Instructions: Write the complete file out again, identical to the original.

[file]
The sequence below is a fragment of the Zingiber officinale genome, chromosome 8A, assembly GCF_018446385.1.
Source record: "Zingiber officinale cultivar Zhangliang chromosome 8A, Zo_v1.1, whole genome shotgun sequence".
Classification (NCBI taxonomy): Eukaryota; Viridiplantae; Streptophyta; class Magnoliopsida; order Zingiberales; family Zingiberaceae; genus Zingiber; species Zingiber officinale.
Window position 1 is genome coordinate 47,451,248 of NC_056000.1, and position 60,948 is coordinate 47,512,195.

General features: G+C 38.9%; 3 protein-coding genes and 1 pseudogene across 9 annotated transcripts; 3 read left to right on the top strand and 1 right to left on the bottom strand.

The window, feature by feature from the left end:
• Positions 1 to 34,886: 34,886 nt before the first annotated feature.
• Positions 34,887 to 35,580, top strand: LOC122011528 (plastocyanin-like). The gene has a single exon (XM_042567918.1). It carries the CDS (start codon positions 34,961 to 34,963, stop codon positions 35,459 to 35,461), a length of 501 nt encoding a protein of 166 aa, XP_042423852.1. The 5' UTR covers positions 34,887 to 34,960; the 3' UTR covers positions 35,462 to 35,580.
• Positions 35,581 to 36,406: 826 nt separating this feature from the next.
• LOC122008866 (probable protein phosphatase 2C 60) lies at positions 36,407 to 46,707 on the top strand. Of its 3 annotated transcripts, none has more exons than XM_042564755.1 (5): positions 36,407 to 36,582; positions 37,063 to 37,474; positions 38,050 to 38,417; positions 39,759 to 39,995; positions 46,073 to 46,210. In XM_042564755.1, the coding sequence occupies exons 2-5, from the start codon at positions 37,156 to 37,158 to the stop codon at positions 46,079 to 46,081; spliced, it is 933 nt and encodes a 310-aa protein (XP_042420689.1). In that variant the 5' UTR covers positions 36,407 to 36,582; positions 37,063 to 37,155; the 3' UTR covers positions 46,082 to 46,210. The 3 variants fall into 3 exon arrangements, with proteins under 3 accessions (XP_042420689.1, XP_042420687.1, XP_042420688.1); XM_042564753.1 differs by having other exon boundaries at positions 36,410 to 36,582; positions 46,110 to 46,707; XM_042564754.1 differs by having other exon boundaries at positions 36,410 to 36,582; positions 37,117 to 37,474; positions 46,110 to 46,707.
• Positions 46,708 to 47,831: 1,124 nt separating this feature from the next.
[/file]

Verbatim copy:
The sequence below is a fragment of the Zingiber officinale genome, chromosome 8A, assembly GCF_018446385.1.
Source record: "Zingiber officinale cultivar Zhangliang chromosome 8A, Zo_v1.1, whole genome shotgun sequence".
Classification (NCBI taxonomy): Eukaryota; Viridiplantae; Streptophyta; class Magnoliopsida; order Zingiberales; family Zingiberaceae; genus Zingiber; species Zingiber officinale.
Window position 1 is genome coordinate 47,451,248 of NC_056000.1, and position 60,948 is coordinate 47,512,195.

General features: G+C 38.9%; 3 protein-coding genes and 1 pseudogene across 9 annotated transcripts; 3 read left to right on the top strand and 1 right to left on the bottom strand.

The window, feature by feature from the left end:
• Positions 1 to 34,886: 34,886 nt before the first annotated feature.
• Positions 34,887 to 35,580, top strand: LOC122011528 (plastocyanin-like). The gene has a single exon (XM_042567918.1). It carries the CDS (start codon positions 34,961 to 34,963, stop codon positions 35,459 to 35,461), a length of 501 nt encoding a protein of 166 aa, XP_042423852.1. The 5' UTR covers positions 34,887 to 34,960; the 3' UTR covers positions 35,462 to 35,580.
• Positions 35,581 to 36,406: 826 nt separating this feature from the next.
• LOC122008866 (probable protein phosphatase 2C 60) lies at positions 36,407 to 46,707 on the top strand. Of its 3 annotated transcripts, none has more exons than XM_042564755.1 (5): positions 36,407 to 36,582; positions 37,063 to 37,474; positions 38,050 to 38,417; positions 39,759 to 39,995; positions 46,073 to 46,210. In XM_042564755.1, the coding sequence occupies exons 2-5, from the start codon at positions 37,156 to 37,158 to the stop codon at positions 46,079 to 46,081; spliced, it is 933 nt and encodes a 310-aa protein (XP_042420689.1). In that variant the 5' UTR covers positions 36,407 to 36,582; positions 37,063 to 37,155; the 3' UTR covers positions 46,082 to 46,210. The 3 variants fall into 3 exon arrangements, with proteins under 3 accessions (XP_042420689.1, XP_042420687.1, XP_042420688.1); XM_042564753.1 differs by having other exon boundaries at positions 36,410 to 36,582; positions 46,110 to 46,707; XM_042564754.1 differs by having other exon boundaries at positions 36,410 to 36,582; positions 37,117 to 37,474; positions 46,110 to 46,707.
• Positions 46,708 to 47,831: 1,124 nt separating this feature from the next.